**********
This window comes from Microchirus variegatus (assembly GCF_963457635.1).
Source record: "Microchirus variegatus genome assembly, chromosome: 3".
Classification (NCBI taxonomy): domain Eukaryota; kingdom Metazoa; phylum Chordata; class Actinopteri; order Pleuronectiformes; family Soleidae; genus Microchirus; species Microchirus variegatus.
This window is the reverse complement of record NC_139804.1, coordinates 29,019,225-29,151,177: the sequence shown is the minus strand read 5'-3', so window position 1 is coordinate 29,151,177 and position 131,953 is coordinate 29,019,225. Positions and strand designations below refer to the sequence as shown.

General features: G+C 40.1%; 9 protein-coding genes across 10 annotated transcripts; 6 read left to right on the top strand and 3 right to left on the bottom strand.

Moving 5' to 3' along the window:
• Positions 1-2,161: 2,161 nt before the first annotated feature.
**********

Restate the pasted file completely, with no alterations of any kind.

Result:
This window comes from Microchirus variegatus (assembly GCF_963457635.1).
Source record: "Microchirus variegatus genome assembly, chromosome: 3".
Classification (NCBI taxonomy): domain Eukaryota; kingdom Metazoa; phylum Chordata; class Actinopteri; order Pleuronectiformes; family Soleidae; genus Microchirus; species Microchirus variegatus.
This window is the reverse complement of record NC_139804.1, coordinates 29,019,225-29,151,177: the sequence shown is the minus strand read 5'-3', so window position 1 is coordinate 29,151,177 and position 131,953 is coordinate 29,019,225. Positions and strand designations below refer to the sequence as shown.

General features: G+C 40.1%; 9 protein-coding genes across 10 annotated transcripts; 6 read left to right on the top strand and 3 right to left on the bottom strand.

Moving 5' to 3' along the window:
• Positions 1-2,161: 2,161 nt before the first annotated feature.